After their first job with NPL, Adams called and invited Jackie to a Nicor diversity event in Cicero. They did not have enough gas to get there so Jackie took the batteries out of the trucks they owned and sold them for gas.

Nicor's diversity event is where Jackie met Intren founder and Chairwoman Loretta Rosenmayer and where NPL introduced them to Nicor's senior buyer. Two years later, Nicor did a press release on Heels & Hardhats and that led to Nicor's parent company, Southern Companies, inviting the couple to speak on diversity issues in a talk which was telecast to the corporation's divisions from their Atlanta headquarters.

"We slowly grew and worked our way up the ladder to become a contractor of choice for many of these firms," said Jackie. "Heels & Hardhats learned early on that paying it forward paid off. We would continue to grow with the core values we learned from our clients. All of these companies are not just customers, they are our allies in changing perception of LGBT people. These firms have really embraced us and our employees."

Recently, they got their first semi tanker truck of gas and diesel fuel.

"When I saw the truck pull into our company's yard, it literally took my breath away," said Jackie. " I took a picture of it and went to the office to hug Cyndi. She asked what was wrong as my eyes were all teary eyed. We looked back to that important tank of gas we bought four years prior. We have taken our dreams so far that we use that much gas in that many trucks to support our clients."

"Heels & Hardhats' growth is a direct result of a combined commitment with NPL to share ideas, opportunities and transparency," said Adams. "While advocating for women, minorities and the LGBTQ community, Jackie and Cyndi have put advocacy into action by hiring, training and mentoring employees and subcontractors similar to NPL's diversity program. Through their hard work, commitment and perseverance, Heels & Hardhats has helped NPL, our customers and other firms in the industry who are seeking an opportunity to succeed."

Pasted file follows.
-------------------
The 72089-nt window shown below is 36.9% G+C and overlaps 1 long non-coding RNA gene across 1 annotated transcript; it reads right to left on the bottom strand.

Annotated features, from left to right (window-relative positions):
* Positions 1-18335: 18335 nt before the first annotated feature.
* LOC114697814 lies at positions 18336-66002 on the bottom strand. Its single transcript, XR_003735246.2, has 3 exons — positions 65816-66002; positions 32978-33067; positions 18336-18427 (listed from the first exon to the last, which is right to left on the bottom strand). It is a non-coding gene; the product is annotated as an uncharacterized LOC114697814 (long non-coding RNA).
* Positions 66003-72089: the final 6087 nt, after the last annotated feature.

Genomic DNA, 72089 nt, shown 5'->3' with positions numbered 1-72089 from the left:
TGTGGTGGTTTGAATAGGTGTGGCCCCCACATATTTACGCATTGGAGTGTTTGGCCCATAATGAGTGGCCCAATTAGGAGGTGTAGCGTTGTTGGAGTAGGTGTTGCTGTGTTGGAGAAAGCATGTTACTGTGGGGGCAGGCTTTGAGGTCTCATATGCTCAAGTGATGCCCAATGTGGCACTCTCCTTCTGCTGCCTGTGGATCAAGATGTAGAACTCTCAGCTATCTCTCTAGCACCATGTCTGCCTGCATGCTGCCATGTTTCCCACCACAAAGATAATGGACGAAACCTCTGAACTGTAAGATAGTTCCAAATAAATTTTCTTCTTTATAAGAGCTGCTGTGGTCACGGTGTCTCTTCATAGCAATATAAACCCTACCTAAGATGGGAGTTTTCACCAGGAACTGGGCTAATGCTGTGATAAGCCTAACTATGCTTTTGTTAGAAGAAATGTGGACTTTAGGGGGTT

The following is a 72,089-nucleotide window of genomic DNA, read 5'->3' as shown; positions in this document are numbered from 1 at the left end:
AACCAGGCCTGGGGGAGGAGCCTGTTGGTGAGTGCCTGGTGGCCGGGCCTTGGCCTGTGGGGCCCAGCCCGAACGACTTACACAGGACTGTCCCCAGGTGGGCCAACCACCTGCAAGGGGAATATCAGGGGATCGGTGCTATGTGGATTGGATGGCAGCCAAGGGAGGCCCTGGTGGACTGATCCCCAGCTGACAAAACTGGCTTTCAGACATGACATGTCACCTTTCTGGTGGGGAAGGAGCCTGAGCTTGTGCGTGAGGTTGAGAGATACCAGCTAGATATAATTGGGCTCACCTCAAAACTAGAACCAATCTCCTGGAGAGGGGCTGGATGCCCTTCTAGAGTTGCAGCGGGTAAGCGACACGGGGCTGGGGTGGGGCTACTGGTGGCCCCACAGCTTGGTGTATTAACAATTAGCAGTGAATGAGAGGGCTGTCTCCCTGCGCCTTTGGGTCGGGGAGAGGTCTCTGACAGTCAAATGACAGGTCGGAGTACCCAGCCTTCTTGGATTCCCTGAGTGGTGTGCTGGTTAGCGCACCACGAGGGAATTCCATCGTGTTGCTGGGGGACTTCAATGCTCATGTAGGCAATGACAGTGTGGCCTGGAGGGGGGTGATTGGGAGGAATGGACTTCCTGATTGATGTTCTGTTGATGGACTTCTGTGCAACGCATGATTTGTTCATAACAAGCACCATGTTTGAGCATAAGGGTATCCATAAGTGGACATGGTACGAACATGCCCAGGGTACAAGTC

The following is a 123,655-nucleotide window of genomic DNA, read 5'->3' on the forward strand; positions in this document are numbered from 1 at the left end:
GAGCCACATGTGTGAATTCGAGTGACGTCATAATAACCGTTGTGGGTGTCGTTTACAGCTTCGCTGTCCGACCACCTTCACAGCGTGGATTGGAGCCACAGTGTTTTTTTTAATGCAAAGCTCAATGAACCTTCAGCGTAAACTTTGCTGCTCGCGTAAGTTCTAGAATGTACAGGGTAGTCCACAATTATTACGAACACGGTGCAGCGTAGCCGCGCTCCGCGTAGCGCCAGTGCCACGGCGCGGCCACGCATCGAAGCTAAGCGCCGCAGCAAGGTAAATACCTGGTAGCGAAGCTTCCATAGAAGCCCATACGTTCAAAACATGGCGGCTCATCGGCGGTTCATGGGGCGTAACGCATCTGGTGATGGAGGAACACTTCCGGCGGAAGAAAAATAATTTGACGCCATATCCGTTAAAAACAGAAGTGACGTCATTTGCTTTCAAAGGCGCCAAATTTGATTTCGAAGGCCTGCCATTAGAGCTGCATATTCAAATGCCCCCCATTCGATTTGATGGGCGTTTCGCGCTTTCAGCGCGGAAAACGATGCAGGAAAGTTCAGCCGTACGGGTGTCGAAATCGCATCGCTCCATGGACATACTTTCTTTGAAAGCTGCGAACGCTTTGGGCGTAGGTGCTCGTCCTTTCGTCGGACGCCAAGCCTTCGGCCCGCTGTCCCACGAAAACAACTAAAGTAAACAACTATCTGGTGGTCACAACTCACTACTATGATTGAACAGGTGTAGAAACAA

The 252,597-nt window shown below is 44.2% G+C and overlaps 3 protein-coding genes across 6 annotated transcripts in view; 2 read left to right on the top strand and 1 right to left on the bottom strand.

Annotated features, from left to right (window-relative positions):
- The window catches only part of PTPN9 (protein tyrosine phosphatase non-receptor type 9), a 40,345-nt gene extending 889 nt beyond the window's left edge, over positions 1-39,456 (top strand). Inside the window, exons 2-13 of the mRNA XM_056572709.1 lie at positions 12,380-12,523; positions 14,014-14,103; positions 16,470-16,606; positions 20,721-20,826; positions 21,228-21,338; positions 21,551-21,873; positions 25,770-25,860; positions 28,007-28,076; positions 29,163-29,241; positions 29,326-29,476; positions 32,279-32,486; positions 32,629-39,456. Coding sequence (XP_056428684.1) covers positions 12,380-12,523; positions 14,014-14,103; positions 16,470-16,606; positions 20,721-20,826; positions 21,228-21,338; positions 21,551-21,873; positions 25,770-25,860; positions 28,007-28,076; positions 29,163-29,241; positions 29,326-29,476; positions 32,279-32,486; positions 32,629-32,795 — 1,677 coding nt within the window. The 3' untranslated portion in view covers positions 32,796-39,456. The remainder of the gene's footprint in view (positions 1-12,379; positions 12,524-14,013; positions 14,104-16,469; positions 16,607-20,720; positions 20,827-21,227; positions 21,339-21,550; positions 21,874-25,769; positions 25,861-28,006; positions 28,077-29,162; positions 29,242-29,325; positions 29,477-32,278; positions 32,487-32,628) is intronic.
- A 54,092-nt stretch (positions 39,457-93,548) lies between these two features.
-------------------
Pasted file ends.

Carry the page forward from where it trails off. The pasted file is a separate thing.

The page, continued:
"First and foremost, Heels & Hardhats provides a competitive, high quality service to their clients," said Rosenmayer. "They earned the respect of our project managers and are trusted to get the job done right. Jackie and Cyndi also have values and principles, which are so important in business. In today's business climate, you must have suppliers and partners that you can trust."

Jackie and Cyndi's message centers around not giving up on one's dreams.

"We have weathered many storms throughout our life," said Jackie. "It is kind of like our business—safety in knowing you have each other, quality is living life on life's terms and learning that faith overcomes hardships and finally, commitment no matter how bad things get. I cannot imagine doing this without Cyndi."

"We have been through many struggles and hurdles, and through persistence we were able to achieve our ultimate dream: to have a successful business within the LGBT community," said Cyndi. "There were many points when it would have been much easier to give up; however, we were too stubborn and hardheaded to do it. Through the hardships that we have faced, we have gained an all new appreciation for the success that we have been blessed to have."